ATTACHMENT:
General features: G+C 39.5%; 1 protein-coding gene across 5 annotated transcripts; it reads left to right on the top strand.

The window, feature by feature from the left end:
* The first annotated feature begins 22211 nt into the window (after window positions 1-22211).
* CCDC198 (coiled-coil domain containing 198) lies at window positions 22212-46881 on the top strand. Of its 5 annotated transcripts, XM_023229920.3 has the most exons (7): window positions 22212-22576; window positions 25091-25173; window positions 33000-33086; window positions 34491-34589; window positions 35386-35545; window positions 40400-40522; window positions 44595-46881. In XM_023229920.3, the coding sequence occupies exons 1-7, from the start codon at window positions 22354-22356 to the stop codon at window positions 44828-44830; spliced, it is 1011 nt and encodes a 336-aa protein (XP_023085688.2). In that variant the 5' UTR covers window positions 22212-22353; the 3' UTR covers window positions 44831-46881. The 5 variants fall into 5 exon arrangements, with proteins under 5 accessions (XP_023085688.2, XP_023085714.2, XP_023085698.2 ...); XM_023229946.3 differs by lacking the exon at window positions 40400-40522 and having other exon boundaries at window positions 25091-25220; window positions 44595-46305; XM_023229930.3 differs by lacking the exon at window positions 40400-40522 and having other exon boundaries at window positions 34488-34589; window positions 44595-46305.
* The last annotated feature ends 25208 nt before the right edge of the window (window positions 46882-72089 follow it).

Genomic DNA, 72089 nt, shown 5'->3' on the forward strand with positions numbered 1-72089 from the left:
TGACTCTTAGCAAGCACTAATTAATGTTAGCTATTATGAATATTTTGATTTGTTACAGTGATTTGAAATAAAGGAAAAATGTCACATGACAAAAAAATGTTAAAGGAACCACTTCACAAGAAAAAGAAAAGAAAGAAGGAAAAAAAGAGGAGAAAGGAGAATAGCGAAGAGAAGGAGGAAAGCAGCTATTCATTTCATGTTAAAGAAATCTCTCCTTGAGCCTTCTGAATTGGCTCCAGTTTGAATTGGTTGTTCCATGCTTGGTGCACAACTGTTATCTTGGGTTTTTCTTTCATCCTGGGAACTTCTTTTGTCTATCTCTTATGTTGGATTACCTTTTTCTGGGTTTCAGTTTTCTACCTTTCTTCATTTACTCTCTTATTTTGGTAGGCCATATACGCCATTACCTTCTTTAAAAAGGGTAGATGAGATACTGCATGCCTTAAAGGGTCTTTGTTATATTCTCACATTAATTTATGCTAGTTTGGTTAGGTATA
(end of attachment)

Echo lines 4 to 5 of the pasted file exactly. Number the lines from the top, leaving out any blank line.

* CCDC198 (coiled-coil domain containing 198) lies at window positions 22212-46881 on the top strand. Of its 5 annotated transcripts, XM_023229920.3 has the most exons (7): window positions 22212-22576; window positions 25091-25173; window positions 33000-33086; window positions 34491-34589; window positions 35386-35545; window positions 40400-40522; window positions 44595-46881. In XM_023229920.3, the coding sequence occupies exons 1-7, from the start codon at window positions 22354-22356 to the stop codon at window positions 44828-44830; spliced, it is 1011 nt and encodes a 336-aa protein (XP_023085688.2). In that variant the 5' UTR covers window positions 22212-22353; the 3' UTR covers window positions 44831-46881. The 5 variants fall into 5 exon arrangements, with proteins under 5 accessions (XP_023085688.2, XP_023085714.2, XP_023085698.2 ...); XM_023229946.3 differs by lacking the exon at window positions 40400-40522 and having other exon boundaries at window positions 25091-25220; window positions 44595-46305; XM_023229930.3 differs by lacking the exon at window positions 40400-40522 and having other exon boundaries at window positions 34488-34589; window positions 44595-46305.
* The last annotated feature ends 25208 nt before the right edge of the window (window positions 46882-72089 follow it).